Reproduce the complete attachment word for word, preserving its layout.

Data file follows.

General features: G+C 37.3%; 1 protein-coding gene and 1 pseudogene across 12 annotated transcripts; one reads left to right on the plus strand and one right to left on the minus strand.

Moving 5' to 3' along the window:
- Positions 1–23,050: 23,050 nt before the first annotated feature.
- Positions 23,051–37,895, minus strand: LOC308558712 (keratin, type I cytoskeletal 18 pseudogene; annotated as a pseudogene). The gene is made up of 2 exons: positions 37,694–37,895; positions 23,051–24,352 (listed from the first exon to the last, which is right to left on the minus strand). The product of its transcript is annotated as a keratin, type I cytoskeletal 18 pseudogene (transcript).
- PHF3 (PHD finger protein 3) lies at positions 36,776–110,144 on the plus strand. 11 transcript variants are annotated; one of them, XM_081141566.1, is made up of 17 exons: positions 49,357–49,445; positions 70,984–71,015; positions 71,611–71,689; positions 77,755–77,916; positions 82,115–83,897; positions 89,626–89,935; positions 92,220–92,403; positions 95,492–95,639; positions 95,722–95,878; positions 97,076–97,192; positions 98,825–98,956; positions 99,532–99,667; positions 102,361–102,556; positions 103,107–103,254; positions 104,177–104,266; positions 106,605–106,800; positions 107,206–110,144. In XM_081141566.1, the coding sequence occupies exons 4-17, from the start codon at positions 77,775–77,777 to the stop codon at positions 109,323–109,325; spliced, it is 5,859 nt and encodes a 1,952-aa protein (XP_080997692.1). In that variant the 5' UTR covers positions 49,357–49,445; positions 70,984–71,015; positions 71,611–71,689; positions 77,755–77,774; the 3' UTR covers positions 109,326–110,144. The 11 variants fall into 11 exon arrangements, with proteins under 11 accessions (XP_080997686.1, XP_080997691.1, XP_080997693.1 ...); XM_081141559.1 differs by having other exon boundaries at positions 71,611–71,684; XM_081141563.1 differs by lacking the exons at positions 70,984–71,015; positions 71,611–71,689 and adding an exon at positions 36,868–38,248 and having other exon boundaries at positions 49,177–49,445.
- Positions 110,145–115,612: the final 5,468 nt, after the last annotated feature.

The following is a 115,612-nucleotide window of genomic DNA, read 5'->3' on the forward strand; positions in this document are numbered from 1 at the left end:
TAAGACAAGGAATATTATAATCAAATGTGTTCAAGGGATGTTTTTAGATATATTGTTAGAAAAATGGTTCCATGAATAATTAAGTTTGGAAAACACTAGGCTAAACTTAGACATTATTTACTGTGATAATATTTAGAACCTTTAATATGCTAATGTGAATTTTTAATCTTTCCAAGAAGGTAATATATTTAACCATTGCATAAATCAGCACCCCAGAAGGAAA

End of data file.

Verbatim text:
General features: G+C 37.3%; 1 protein-coding gene and 1 pseudogene across 12 annotated transcripts; one reads left to right on the plus strand and one right to left on the minus strand.

Moving 5' to 3' along the window:
- Positions 1–23,050: 23,050 nt before the first annotated feature.
- Positions 23,051–37,895, minus strand: LOC308558712 (keratin, type I cytoskeletal 18 pseudogene; annotated as a pseudogene). The gene is made up of 2 exons: positions 37,694–37,895; positions 23,051–24,352 (listed from the first exon to the last, which is right to left on the minus strand). The product of its transcript is annotated as a keratin, type I cytoskeletal 18 pseudogene (transcript).
- PHF3 (PHD finger protein 3) lies at positions 36,776–110,144 on the plus strand. 11 transcript variants are annotated; one of them, XM_081141566.1, is made up of 17 exons: positions 49,357–49,445; positions 70,984–71,015; positions 71,611–71,689; positions 77,755–77,916; positions 82,115–83,897; positions 89,626–89,935; positions 92,220–92,403; positions 95,492–95,639; positions 95,722–95,878; positions 97,076–97,192; positions 98,825–98,956; positions 99,532–99,667; positions 102,361–102,556; positions 103,107–103,254; positions 104,177–104,266; positions 106,605–106,800; positions 107,206–110,144. In XM_081141566.1, the coding sequence occupies exons 4-17, from the start codon at positions 77,775–77,777 to the stop codon at positions 109,323–109,325; spliced, it is 5,859 nt and encodes a 1,952-aa protein (XP_080997692.1). In that variant the 5' UTR covers positions 49,357–49,445; positions 70,984–71,015; positions 71,611–71,689; positions 77,755–77,774; the 3' UTR covers positions 109,326–110,144. The 11 variants fall into 11 exon arrangements, with proteins under 11 accessions (XP_080997686.1, XP_080997691.1, XP_080997693.1 ...); XM_081141559.1 differs by having other exon boundaries at positions 71,611–71,684; XM_081141563.1 differs by lacking the exons at positions 70,984–71,015; positions 71,611–71,689 and adding an exon at positions 36,868–38,248 and having other exon boundaries at positions 49,177–49,445.
- Positions 110,145–115,612: the final 5,468 nt, after the last annotated feature.

The following is a 115,612-nucleotide window of genomic DNA, read 5'->3' on the forward strand; positions in this document are numbered from 1 at the left end:
TAAGACAAGGAATATTATAATCAAATGTGTTCAAGGGATGTTTTTAGATATATTGTTAGAAAAATGGTTCCATGAATAATTAAGTTTGGAAAACACTAGGCTAAACTTAGACATTATTTACTGTGATAATATTTAGAACCTTTAATATGCTAATGTGAATTTTTAATCTTTCCAAGAAGGTAATATATTTAACCATTGCATAAATCAGCACCCCAGAAGGAAA